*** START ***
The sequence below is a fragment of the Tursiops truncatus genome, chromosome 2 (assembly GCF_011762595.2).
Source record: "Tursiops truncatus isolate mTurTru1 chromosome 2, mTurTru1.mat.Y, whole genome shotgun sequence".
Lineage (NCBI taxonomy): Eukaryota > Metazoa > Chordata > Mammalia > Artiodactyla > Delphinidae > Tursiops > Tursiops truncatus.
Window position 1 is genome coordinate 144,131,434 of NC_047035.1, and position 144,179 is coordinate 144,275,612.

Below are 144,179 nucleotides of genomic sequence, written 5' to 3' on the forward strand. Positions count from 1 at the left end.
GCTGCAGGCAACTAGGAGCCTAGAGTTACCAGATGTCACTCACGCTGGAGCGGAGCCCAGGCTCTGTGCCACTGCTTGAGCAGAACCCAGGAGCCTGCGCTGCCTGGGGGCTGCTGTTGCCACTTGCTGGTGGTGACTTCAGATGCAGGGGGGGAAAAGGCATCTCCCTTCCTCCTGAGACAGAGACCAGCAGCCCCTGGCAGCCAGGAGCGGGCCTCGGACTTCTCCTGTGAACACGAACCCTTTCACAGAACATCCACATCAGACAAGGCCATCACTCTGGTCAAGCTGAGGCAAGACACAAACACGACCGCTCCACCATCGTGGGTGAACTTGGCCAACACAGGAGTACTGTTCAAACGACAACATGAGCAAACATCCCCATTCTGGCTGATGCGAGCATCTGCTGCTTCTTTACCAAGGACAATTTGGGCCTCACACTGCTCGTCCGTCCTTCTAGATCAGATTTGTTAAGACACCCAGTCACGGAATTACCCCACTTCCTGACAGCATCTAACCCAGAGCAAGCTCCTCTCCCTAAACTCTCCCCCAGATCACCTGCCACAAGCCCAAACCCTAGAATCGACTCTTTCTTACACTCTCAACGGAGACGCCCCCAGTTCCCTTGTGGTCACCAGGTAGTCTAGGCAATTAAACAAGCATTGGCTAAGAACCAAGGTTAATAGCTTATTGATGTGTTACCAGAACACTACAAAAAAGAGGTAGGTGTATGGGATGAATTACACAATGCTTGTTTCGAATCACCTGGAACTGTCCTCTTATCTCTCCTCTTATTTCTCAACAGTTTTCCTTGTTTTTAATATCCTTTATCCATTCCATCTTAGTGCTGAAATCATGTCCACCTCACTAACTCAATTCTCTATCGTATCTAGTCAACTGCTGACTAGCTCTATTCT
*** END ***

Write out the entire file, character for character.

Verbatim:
The sequence below is a fragment of the Tursiops truncatus genome, chromosome 2 (assembly GCF_011762595.2).
Source record: "Tursiops truncatus isolate mTurTru1 chromosome 2, mTurTru1.mat.Y, whole genome shotgun sequence".
Lineage (NCBI taxonomy): Eukaryota > Metazoa > Chordata > Mammalia > Artiodactyla > Delphinidae > Tursiops > Tursiops truncatus.
Window position 1 is genome coordinate 144,131,434 of NC_047035.1, and position 144,179 is coordinate 144,275,612.

Below are 144,179 nucleotides of genomic sequence, written 5' to 3' on the forward strand. Positions count from 1 at the left end.
GCTGCAGGCAACTAGGAGCCTAGAGTTACCAGATGTCACTCACGCTGGAGCGGAGCCCAGGCTCTGTGCCACTGCTTGAGCAGAACCCAGGAGCCTGCGCTGCCTGGGGGCTGCTGTTGCCACTTGCTGGTGGTGACTTCAGATGCAGGGGGGGAAAAGGCATCTCCCTTCCTCCTGAGACAGAGACCAGCAGCCCCTGGCAGCCAGGAGCGGGCCTCGGACTTCTCCTGTGAACACGAACCCTTTCACAGAACATCCACATCAGACAAGGCCATCACTCTGGTCAAGCTGAGGCAAGACACAAACACGACCGCTCCACCATCGTGGGTGAACTTGGCCAACACAGGAGTACTGTTCAAACGACAACATGAGCAAACATCCCCATTCTGGCTGATGCGAGCATCTGCTGCTTCTTTACCAAGGACAATTTGGGCCTCACACTGCTCGTCCGTCCTTCTAGATCAGATTTGTTAAGACACCCAGTCACGGAATTACCCCACTTCCTGACAGCATCTAACCCAGAGCAAGCTCCTCTCCCTAAACTCTCCCCCAGATCACCTGCCACAAGCCCAAACCCTAGAATCGACTCTTTCTTACACTCTCAACGGAGACGCCCCCAGTTCCCTTGTGGTCACCAGGTAGTCTAGGCAATTAAACAAGCATTGGCTAAGAACCAAGGTTAATAGCTTATTGATGTGTTACCAGAACACTACAAAAAAGAGGTAGGTGTATGGGATGAATTACACAATGCTTGTTTCGAATCACCTGGAACTGTCCTCTTATCTCTCCTCTTATTTCTCAACAGTTTTCCTTGTTTTTAATATCCTTTATCCATTCCATCTTAGTGCTGAAATCATGTCCACCTCACTAACTCAATTCTCTATCGTATCTAGTCAACTGCTGACTAGCTCTATTCT